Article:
NEW YORK, March 21 (UPI) -- Midterms and basketball may mark spring as a time of college madness, but mental illness can be a serious threat for some students, a U.S. psychiatrist warns.
Dr. David Kahn of the New York-Presbyterian Hospital/Columbia University Medical Center says college age is often when mental illness becomes a problem.
"College can be a difficult transition, with new independence, responsibilities and expectations arriving just as a student's previous support system of family and friends are often not readily available," Kahn said in a statement.
"To add to the problem, the late teen years are often when biologically based illnesses, such as depression and bipolar disorder, begin to manifest themselves."
All too often, a mentally ill student may see suicide as a solution. Signs of depression -- hopelessness, a drop in school performance, dwelling on a setback, or withdrawing from friends and activities -- means a student needs help, Kahn says.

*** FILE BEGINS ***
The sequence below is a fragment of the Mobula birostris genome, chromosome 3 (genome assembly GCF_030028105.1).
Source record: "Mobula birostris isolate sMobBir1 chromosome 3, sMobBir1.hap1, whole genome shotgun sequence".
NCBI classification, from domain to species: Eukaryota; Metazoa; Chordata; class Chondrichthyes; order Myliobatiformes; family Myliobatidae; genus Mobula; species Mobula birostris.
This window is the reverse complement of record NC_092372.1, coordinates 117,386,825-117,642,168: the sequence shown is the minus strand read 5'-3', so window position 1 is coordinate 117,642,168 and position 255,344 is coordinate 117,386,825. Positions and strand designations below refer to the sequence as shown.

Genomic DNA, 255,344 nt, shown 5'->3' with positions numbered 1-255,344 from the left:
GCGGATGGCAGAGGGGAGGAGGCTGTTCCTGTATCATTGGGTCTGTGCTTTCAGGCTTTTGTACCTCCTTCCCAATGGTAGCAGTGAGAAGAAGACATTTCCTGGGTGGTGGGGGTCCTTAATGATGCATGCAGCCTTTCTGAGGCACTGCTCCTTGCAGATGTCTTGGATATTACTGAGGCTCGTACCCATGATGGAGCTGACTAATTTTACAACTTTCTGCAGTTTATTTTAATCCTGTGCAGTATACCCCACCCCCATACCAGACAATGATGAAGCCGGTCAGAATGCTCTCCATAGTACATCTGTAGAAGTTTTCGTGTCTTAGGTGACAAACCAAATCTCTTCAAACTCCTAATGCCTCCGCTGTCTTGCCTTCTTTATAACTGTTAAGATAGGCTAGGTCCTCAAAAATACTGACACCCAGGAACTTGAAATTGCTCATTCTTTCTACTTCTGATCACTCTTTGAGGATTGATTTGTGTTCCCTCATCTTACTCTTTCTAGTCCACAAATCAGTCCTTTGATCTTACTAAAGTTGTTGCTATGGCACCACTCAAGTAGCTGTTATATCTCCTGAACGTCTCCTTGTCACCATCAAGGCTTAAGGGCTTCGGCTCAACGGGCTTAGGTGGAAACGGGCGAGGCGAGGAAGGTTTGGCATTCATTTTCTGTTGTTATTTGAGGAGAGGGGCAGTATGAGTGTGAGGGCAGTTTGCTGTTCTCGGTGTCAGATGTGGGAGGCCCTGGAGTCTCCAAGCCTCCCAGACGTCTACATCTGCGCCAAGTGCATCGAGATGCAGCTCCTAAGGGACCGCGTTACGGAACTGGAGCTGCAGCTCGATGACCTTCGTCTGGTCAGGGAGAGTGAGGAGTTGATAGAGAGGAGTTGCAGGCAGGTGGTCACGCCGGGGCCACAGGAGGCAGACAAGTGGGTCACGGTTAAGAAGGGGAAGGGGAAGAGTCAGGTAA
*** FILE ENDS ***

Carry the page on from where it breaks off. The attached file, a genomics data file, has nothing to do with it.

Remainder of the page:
Talking about suicide, giving things away or an abrupt change in personality -- including hostility or unusual calmness after loss -- should be taken seriously, Kahn advises.
"Virtually all college students who take their own lives had a diagnosable, treatable mental illness." says Kahn. "The issues that lead to suicide are usually temporary -- sadly suicide is permanent."